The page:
Khalil Ashawi / Reuters

The Other Syrian Crisis

Internal Displacement as a Weapon of War

In the past few weeks, the Syrians fleeing war and seeking refuge in Europe have captured local and international headlines. The crisis has triggered an important and belated public debate about EU asylum and migration policies, or the lack thereof. But Syrians seeking asylum in Europe represent just ten percent of the more than four million people who have left home since 2011, when an initially peaceful political revolution escalated into armed conflict. Syria’s neighbors—Jordan, Lebanon, and Turkey—have taken in the vast majority of refugees.

Meanwhile, almost eight million—or one in three—Syrians are displaced within their own country. Only by recognizing the relationship between internal and external displacement can the international community begin to tackle the crisis, rightly defined as the worst humanitarian emergency since World War II.

In Syria, internal displacement is especially high within certain sectors of the population: for example, the UN Relief and Works Agency reports that as many as 280,000 of the 560,000 Palestinian refugees registered in Syria have been internally displaced. Many of the refugee camps, including the largest one in Syria, Yarmouk, in Damascus, are located in conflict areas or, in certain cases, have become battlefields themselves, forcing the civilian population to relocate. What is more, Palestinians find it more difficult to leave Syria, as virtually all countries in the region restrict their entry or outright deny it.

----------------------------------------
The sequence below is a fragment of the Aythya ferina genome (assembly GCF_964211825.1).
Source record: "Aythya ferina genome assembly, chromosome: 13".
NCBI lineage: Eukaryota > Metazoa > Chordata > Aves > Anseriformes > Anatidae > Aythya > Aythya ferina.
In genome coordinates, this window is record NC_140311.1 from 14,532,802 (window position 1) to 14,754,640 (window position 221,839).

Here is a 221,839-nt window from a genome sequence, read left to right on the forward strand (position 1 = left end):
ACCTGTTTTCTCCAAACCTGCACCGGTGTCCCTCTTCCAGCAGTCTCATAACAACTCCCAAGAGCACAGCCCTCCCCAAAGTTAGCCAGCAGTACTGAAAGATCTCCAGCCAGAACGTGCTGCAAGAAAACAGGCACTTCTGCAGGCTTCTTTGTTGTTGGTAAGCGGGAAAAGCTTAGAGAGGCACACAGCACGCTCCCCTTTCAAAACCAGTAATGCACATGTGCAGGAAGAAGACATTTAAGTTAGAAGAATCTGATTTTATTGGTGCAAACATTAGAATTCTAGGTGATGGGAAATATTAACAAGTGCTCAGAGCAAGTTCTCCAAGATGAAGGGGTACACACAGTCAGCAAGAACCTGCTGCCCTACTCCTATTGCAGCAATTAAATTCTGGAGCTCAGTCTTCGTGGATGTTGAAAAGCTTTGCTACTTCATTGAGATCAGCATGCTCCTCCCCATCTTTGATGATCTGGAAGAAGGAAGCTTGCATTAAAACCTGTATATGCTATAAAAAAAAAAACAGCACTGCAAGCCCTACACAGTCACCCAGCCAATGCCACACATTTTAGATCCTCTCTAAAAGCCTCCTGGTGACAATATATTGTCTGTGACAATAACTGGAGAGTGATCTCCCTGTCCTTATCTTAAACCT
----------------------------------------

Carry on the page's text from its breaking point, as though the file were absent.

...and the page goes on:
It is easy to see how war and the deterioration of Syria’s economy have driven both internal and external displacement. But the sheer scale of the crisis also suggests that the forced migration is more than a natural byproduct of the violence; indeed, displacement is occurring by design. 

A key part of the Assad regime’s military strategy has been to incapacitate rebel-held areas by targeting the civilian population, destroying the civilian infrastructure, and withholding access to basic public goods. This strategy has been employed from early on in the conflict as a counterinsurgency tool to separate the civilian population from the rebel

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